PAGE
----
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KZ750 project

This is a discussion on KZ750 project within the Project Builds forums, part of the Caferacer.net Forums category; New guy here. Bought my first bike project last fall as a non-runner in pretty good shape and less than 20K miles on it. Carbs ...

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Thread: KZ750 project

  1. #1
    Member Oldjeep's Avatar
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    KZ750 project

    New guy here. Bought my first bike project last fall as a non-runner in pretty good shape and less than 20K miles on it. Carbs leaked like crazy, which was its main problem. Built a number of jeeps and little british cars, but this is the first 2 wheeler. Also worth mentioning that the last time I rode an motorcycle I was 17 (49 now).
    Here is what $400 buys in the fall. A mostly stock 81 KZ750 with original tires.
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    Wound up getting distracted with a lot of other things this winter, so I really started working on it a month or 2 ago. First issue to figure out was the carbs. It appears that someone tried to solder the cracked overflow tubes and the solder shut the one that was missing. After a little research I found that the tubes were done away with a couple years later and that the carbs would just overflow into the airbox and out a drain tube. Fine with me - center drilled them out and filled them. While I was at it did a basic kit in each carb and there we go the bike runs fine.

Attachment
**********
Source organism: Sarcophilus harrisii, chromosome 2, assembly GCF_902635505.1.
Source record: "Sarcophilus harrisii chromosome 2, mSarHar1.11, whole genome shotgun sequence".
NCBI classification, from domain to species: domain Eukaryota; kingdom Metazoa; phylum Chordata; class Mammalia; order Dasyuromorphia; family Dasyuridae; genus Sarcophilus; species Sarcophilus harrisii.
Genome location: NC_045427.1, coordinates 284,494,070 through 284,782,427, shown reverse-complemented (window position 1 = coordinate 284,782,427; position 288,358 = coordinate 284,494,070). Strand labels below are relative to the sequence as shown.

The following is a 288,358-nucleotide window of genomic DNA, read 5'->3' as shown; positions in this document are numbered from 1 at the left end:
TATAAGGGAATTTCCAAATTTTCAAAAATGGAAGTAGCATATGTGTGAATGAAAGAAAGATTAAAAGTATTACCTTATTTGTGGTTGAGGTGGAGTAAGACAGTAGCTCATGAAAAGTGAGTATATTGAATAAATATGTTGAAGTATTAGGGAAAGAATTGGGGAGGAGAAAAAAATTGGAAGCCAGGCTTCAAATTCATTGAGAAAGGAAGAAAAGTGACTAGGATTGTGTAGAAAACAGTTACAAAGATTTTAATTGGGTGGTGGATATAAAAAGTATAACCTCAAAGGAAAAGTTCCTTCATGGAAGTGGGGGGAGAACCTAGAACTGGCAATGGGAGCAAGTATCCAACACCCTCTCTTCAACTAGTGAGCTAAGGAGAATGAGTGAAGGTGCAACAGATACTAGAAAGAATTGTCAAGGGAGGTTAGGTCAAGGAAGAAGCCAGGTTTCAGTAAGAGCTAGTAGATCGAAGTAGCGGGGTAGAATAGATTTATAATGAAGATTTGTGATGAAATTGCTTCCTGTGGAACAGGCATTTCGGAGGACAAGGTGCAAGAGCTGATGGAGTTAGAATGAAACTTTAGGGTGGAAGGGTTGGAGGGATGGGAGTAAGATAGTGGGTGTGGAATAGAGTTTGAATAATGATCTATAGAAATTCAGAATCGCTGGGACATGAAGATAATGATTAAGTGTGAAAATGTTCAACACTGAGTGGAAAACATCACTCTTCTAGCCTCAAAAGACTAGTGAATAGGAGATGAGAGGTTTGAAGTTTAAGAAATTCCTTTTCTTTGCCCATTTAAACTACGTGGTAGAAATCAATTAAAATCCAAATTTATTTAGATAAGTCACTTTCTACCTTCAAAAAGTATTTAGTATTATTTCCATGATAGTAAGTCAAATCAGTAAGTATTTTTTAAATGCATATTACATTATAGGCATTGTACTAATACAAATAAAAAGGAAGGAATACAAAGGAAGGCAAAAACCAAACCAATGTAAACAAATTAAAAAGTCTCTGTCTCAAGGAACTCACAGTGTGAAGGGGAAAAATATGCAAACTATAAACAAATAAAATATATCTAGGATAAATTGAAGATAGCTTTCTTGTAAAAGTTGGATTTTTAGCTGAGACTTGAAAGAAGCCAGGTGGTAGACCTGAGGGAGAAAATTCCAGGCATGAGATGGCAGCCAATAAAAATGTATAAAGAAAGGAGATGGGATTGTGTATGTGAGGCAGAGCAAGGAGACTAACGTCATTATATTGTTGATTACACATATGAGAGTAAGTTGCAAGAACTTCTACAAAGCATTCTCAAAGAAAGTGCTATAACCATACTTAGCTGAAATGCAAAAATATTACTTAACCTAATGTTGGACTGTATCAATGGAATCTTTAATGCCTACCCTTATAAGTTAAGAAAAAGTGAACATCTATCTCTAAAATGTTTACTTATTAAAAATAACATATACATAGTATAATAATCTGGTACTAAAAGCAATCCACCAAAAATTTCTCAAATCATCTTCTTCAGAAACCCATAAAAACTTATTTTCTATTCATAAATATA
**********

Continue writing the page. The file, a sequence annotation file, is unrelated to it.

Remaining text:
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    Next, need to get rid of the old tires. They looked fine, but the date codes were 1980. Break out the spoons and put the new ones on. Used dyna beads for balancing. Figure if they work on a 37" mud tire then they might work on an MC tire too
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  2. #2
    Member Oldjeep's Avatar
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    Next the exhaust. Didn't want anything too loud, so I went with the MAC 4-1 system and left the baffles in. Looks and sounds decent and bolted right up
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    At this point it stopped snowing long enough for the roads to dry up and go for a test drive. Everything seemed to be working pretty well until the front brakes locked up. Oops - I'd replaced pads all around and checked the master cylinders, but had not flushed the lines. Well the calipers and lines were all full of goo. Ordered up some rebuild kits, a new front lever/MC and some stainless lines. Calipers are all rebuilt and hopefully the lines come Monday.
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    Meanwhile the seat I ordered from Texavina showed up. Nice work and it retains all the factory hinge/latch hardware
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    Future plans are to ride it a bunch, repaint the tank and then figure out what comes next. Need to move the forward controls back a bit so that it doesn't have such a straight up riding position.

    Chuck
    Http://www.oldjeep.com
    Last edited by Oldjeep; 05-05-2019 at 08:47 PM.
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  3. #3
    jcw
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    Quote Originally Posted by Oldjeep View Post
    Future plans are to ride it a bunch, repaint the tank and then figure out what comes next.
    This is the post of the week!!!!


    Is the suspension wonky, am I happy with the riding position or do I want it more racy, are the forks shot, are the brakes to my liking, does the bike turn like I want or need it to for my purpose, is the engine happy...

    So much you can learn from just riding.